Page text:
Title: Ink and Bone
Author: Rachel Caine
Release Date: July 7, 2015
Book Source: ARC from Publisher
Ruthless and supremely powerful, the Great Library is now a presence in every major city, governing the flow of knowledge to the masses. Alchemy allows the Library to deliver the content of the greatest works of history instantly—but the personal ownership of books is expressly forbidden.
Jess Brightwell believes in the value of the Library, but the majority of his knowledge comes from illegal books obtained by his family, who are involved in the thriving black market. Jess has been sent to be his family’s spy, but his loyalties are tested in the final months of his training to enter the Library’s service.
The book instantly reminded me of Harry Potter. A smart kid not treated well by his family. Going off to school where he has a strict instructor. Jess becomes friends with a super smart girl and his best friend is a lovable guy who will be by his side no matter what. There’s also a fellow student who is viciously out to get Jess. And they find out that there is an evil force wanting to stop anyone who doesn’t think the same way.
But there is so much more to this book besides…
I like the alternative history angle of the story. The idea that the printing press as technology is continually surpresed by the Library of Alexandria is an interesting parallel to the world we live in with social media. It shows how the proliferation of ideas in countries where the media and internet isn’t government censored, to a comparison of countries like China, where it is censored. The book stresses the continual fight between the natural tendency for technology to advance in a way that allows for ideas to spread and the struggle of a power structure to control those ideas.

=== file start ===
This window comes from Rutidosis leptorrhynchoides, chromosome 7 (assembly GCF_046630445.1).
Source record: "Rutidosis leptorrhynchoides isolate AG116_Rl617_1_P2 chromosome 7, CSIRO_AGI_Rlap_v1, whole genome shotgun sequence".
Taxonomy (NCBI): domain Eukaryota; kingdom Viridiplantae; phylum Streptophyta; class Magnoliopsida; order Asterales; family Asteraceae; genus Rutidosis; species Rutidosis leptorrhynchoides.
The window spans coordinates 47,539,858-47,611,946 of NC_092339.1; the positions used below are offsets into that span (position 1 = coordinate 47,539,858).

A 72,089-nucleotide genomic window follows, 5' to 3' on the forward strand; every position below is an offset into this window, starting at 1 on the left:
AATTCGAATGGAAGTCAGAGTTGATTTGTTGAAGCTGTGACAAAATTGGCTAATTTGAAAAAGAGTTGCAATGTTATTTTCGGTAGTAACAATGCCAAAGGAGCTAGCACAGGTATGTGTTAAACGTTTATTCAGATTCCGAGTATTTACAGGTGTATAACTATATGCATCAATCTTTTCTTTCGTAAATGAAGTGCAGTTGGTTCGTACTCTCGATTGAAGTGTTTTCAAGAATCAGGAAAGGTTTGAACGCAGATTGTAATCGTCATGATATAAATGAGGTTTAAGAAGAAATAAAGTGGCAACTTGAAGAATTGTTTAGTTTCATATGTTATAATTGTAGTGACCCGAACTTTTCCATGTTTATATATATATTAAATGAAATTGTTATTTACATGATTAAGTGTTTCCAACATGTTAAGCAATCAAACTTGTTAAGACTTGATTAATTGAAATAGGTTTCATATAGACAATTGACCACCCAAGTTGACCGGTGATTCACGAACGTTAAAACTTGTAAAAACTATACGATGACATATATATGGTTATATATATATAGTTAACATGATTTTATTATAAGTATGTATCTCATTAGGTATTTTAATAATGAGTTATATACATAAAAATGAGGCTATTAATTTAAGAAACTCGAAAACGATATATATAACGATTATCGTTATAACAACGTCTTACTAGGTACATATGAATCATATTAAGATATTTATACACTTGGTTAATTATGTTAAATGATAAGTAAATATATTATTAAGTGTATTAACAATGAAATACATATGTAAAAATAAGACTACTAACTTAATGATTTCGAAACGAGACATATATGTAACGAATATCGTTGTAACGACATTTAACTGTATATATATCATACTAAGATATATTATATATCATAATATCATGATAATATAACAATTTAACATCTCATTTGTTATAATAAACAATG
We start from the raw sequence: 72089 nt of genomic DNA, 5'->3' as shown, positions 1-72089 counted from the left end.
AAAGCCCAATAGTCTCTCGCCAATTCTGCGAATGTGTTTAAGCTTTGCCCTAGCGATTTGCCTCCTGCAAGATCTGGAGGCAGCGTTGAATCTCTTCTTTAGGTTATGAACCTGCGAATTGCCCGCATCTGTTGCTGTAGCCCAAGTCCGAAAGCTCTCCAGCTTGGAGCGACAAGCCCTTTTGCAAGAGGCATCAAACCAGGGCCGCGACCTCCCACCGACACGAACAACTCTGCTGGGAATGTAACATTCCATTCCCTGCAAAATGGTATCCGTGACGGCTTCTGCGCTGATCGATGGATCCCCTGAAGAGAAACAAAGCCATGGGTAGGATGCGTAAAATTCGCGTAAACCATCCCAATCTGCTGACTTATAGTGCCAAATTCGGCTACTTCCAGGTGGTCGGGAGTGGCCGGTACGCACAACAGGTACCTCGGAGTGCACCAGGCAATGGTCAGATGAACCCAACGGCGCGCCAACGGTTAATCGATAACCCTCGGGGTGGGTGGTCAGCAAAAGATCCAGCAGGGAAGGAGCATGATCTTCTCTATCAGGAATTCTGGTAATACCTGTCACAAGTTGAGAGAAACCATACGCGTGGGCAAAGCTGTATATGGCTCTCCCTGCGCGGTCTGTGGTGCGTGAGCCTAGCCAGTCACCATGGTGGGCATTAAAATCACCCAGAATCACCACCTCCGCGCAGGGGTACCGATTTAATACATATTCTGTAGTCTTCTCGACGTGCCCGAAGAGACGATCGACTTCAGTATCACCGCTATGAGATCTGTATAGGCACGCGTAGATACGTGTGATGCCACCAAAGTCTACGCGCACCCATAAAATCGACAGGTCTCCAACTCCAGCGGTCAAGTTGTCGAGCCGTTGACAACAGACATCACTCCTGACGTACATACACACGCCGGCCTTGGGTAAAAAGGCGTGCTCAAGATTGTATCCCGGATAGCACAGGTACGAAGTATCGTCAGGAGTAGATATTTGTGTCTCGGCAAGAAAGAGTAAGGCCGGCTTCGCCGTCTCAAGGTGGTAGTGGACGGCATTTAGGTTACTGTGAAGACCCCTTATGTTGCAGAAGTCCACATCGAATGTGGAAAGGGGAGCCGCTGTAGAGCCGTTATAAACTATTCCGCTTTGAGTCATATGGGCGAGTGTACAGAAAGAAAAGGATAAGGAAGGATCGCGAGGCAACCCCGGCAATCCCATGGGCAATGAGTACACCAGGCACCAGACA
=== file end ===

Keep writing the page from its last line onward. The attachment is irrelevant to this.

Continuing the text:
What’s even more interesting is the question of who or what is allowed to generate new ideas, which is not really addressed in this book. In Ink and Bone the Library of Alexandria works very hard to obtain, preserve and make available, in a controlled way, the classic and existing texts. But in a world where the library controls the distribution of books and the content within those books, the regular people are not the idea makers. It is very hard, next to impossible, for their ideas to proliferate.
Another really intriguing element to the story is the diary that everyone is encouraged to keep. These journals are an historical archive of every person’s life. They are treated with such reverence and respect, but are also revealed to be not at all private in the way they were thought to be.
This is a not so subtle jab at Facebook and social media in general, where we give away so much personal information in exchange for social approval, but at the same time give away any or all semblance of privacy.
Wrap around all of these thought provoking ideas with a couple of love stories, friendship, magic and slavery, and you’ve got yourself a really good story.
*I was given an Advance Reader’s copy by the Ace/Roc promotional team. All thoughts and opinions are my own, and I was not given any money or material incentives for an honest review of this book.